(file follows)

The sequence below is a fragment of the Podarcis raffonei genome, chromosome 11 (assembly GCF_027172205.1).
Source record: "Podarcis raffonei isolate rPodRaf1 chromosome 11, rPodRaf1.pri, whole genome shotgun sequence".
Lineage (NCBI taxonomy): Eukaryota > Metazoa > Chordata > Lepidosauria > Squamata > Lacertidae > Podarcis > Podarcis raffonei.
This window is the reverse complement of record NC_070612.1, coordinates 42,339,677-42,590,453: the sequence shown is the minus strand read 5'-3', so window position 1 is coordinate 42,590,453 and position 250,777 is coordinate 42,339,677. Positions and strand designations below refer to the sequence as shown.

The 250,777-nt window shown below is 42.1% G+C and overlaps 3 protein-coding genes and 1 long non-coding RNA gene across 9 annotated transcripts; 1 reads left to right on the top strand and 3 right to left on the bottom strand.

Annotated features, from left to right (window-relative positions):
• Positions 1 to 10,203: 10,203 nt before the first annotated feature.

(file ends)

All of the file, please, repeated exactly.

The sequence below is a fragment of the Podarcis raffonei genome, chromosome 11 (assembly GCF_027172205.1).
Source record: "Podarcis raffonei isolate rPodRaf1 chromosome 11, rPodRaf1.pri, whole genome shotgun sequence".
Lineage (NCBI taxonomy): Eukaryota > Metazoa > Chordata > Lepidosauria > Squamata > Lacertidae > Podarcis > Podarcis raffonei.
This window is the reverse complement of record NC_070612.1, coordinates 42,339,677-42,590,453: the sequence shown is the minus strand read 5'-3', so window position 1 is coordinate 42,590,453 and position 250,777 is coordinate 42,339,677. Positions and strand designations below refer to the sequence as shown.

The 250,777-nt window shown below is 42.1% G+C and overlaps 3 protein-coding genes and 1 long non-coding RNA gene across 9 annotated transcripts; 1 reads left to right on the top strand and 3 right to left on the bottom strand.

Annotated features, from left to right (window-relative positions):
• Positions 1 to 10,203: 10,203 nt before the first annotated feature.